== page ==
ELEPHIND.COM search the world's historical newspaper archives
From:  To: 
click here to view elephind tips
Elephind Tips
To find items containing all the words:
John Quincy Adams
Simply type the words:
John Quincy Adams
To find items containing the exact phrase:
John Quincy Adams
Put the phrase in quotes:
"John Quincy Adams"
To find either of the words:
president, congressman
Type OR between the words:
president OR congressman
For more tips take a look at the search tips page.
bubble pointer to elephind tips
click here to subscribe our mailing list
Search limited to
Clear all
Title: Tenterfield Intercolonial Courier ... Delete search filter
Elephind.com contains 39,707 items from Tenterfield Intercolonial Courier And Fairfield And Wallangarra Advocate, The, samples of which are listed below. All items from this newspaper title are freely available and can be searched from the search box above. You may also search the entire collection of 2,949 newspaper titles in Elephind.com.
39,707 results
ARRIVAL IN SYDNEY. SYDNEY, THURSDAY NIGHT. [Newspaper Article] — The Tenterfield Intercolonial Courier and Fairfield and Wallangarra Advocate — 17 August 1900

AEHIVAL IN SIDNEY. SYDNEY, THURSDAY NIGHT. Mr. Barton arrived in Sydney to-day at ! noon, and was accorded it splendid receo tion. Ho was driven to the Town Ball where his health was drank, and congratu latory speeches delivered. A great attendance is expected at to night's demonstration. Mr. Barton enys he will probably con teat a seat in thu House of Representa tives, but refuses to say anything with re gard to the controversy which has arisen ovor the seat of Government and resi dence of the Governor-General.

RETURN OF MR. E. BARTON. [Newspaper Article] — The Tenterfield Intercolonial Courier and Fairfield and Wallangarra Advocate — 17 August 1900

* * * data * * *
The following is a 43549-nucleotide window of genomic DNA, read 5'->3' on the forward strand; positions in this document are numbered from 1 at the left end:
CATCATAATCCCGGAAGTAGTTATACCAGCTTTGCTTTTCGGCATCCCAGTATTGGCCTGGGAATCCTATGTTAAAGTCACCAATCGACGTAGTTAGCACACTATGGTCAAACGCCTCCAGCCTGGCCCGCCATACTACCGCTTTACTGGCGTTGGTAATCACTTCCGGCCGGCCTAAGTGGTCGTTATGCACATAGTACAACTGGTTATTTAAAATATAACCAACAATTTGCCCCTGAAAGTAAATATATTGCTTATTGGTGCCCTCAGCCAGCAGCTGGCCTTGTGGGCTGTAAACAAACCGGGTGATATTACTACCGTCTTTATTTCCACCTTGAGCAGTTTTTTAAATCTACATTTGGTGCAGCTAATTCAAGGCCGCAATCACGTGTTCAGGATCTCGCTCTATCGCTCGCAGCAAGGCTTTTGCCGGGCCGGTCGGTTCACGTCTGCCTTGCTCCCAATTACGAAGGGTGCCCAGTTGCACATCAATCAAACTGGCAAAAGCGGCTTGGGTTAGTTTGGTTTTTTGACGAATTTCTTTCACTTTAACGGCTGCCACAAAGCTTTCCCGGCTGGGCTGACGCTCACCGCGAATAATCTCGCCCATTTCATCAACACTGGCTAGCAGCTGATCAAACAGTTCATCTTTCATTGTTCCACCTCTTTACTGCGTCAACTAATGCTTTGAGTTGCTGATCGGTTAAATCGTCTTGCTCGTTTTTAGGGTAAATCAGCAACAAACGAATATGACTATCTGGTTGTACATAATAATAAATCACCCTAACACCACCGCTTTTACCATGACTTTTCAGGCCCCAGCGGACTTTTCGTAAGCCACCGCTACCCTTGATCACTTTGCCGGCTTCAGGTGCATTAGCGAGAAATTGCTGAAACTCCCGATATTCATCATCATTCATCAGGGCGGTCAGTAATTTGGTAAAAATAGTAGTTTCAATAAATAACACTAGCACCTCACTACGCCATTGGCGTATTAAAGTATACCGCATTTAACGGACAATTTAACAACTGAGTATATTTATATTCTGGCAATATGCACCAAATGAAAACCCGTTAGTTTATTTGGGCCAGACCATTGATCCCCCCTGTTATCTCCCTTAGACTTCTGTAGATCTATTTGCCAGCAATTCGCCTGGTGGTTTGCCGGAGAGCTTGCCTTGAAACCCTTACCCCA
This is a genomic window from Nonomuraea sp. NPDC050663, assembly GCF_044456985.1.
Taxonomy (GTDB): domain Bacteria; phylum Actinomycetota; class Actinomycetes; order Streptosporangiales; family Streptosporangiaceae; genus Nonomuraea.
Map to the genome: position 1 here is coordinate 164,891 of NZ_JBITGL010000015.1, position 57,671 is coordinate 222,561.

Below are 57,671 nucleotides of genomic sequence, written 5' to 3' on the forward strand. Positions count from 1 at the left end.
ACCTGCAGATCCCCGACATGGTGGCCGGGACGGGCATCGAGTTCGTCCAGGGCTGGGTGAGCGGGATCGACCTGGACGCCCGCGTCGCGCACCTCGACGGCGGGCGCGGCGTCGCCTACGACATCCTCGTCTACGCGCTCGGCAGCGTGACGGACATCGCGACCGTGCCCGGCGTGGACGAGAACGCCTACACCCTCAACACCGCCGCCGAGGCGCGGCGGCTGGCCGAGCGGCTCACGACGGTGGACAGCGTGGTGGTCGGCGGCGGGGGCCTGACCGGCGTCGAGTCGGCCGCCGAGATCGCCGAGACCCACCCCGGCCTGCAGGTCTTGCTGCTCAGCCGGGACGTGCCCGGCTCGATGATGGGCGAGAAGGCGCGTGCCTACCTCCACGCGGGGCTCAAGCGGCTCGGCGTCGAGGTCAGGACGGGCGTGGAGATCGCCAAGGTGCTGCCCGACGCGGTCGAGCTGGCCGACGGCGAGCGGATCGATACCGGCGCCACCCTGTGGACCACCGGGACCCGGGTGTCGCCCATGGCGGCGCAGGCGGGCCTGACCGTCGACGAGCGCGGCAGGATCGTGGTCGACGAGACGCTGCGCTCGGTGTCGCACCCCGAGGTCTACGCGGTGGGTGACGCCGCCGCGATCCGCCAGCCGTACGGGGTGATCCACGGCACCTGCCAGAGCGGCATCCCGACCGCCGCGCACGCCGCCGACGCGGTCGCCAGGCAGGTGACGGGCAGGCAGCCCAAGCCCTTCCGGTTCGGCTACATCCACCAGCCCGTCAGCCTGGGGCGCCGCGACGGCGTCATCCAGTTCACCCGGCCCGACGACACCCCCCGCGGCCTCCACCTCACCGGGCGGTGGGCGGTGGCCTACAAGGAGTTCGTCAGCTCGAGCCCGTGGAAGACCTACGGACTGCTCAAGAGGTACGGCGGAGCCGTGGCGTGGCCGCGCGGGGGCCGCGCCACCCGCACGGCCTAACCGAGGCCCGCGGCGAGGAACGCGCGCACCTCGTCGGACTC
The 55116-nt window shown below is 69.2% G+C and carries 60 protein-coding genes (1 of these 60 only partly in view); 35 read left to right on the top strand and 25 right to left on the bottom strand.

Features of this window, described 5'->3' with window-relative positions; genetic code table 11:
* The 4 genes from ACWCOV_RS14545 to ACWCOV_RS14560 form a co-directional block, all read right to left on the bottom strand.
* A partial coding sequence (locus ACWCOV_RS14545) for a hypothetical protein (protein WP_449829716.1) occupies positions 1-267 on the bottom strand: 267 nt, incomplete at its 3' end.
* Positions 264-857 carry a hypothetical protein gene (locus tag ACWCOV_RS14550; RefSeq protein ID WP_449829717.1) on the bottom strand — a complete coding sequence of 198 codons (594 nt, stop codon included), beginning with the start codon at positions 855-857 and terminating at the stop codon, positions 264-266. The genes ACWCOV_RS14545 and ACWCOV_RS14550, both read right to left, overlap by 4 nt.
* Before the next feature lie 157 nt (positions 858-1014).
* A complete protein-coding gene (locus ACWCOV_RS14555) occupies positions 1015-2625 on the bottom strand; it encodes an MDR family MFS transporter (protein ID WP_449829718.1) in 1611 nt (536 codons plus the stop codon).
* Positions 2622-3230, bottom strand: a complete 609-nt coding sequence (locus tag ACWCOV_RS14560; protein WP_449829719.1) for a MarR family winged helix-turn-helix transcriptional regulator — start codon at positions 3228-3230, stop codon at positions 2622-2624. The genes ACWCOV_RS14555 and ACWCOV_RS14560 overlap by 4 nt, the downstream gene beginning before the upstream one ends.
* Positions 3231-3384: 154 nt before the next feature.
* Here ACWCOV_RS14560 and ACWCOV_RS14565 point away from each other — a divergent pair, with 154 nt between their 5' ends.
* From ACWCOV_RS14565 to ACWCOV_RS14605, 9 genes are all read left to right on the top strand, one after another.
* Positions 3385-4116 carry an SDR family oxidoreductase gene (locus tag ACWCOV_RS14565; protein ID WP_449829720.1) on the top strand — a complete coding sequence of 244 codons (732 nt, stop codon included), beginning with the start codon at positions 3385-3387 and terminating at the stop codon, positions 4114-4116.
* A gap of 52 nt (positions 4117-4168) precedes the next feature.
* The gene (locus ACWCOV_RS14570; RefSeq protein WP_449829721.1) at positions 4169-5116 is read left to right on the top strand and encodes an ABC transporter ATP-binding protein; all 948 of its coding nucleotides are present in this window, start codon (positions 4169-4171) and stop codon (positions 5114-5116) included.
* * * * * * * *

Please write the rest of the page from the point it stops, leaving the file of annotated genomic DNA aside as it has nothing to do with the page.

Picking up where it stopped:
. ? RETURN 0? MR. E. BARTON. MR.-BARTON WM mot ut Bill unit on Tues day morning by thn members of tho Vic torian Ministry and others, whilst ho was welcomed at Melbourne by a largo number of representative citizens. Ho was ioudly cheered when ho stopped out of tho train at Spencer-streot plat form. He was driven to Manzios' Hotol, and subsequently held a .leveo in tho Assem bly Chambors, which was attended by nearly all Members of Parliament. Tho company, then adjourned to lunch, when a number of complimentary speechos woro delivered.' ?' Mr Barton was accorded a great recep tion.

A Broad Hint. [Newspaper Article] — The Tenterfield Intercolonial Courier and Fairfield and Wallangarra Advocate — 17 August 1900

A Broad Hint. . la early life a clergyman had met with an aeoident which left him with a broken nose-a deformity about which, in spite of MB passiveness,- he was known to be'a little sensitive. . One day a new inquirer propounded the old question: ' .How happened you to break your nose?' The minister answered, solemnly: 'To tell the truth, my friend, the aeoident was oausod through poking .my nose into other people's business T : Parker: ' A man doesn't have to die in battle to servo his country.' Collins: 'No; that is true... Some men could serve it just as well by dying quietly and peaceably at home.' ' -

GENERAL NEWS. [Newspaper Article] — The Tenterfield Intercolonial Courier and Fairfield and Wallangarra Advocate — 17 August 1900

GENERAL NEWS. The cost of St. Peter's, Rome, was over £1.1,000,000. In battle only one ball out of eiRlity five takes effect. The name Holland is an abbreviation of Hollowland. Afghanistan has a Tegular arm; of about 60,000 men. Of all the cardinals appointed by Pius IX. only four are now alivo. Sundays and holidays reduce the number of work days in Russia to 26S a year. Spiders are eaten by the Hottentots and New Caledonians with the utmost relish. Another of the periodical attempts to produce a universal language is contem plated in connection with the Paris Exposition. A piece of land in a street in the northern suburbs of Berlin which thirty years ago sold for about £480 cannot now be obtained under £150,000. Australasia is the largest producer of wool in the World, with ItuBsia second, the Argentine Bepublio third, and the United States fourth. A Northern Indian tribe embalm their dead, by means of honey, placing the bodica of those who die in radoly-ahaped troughs filled with ...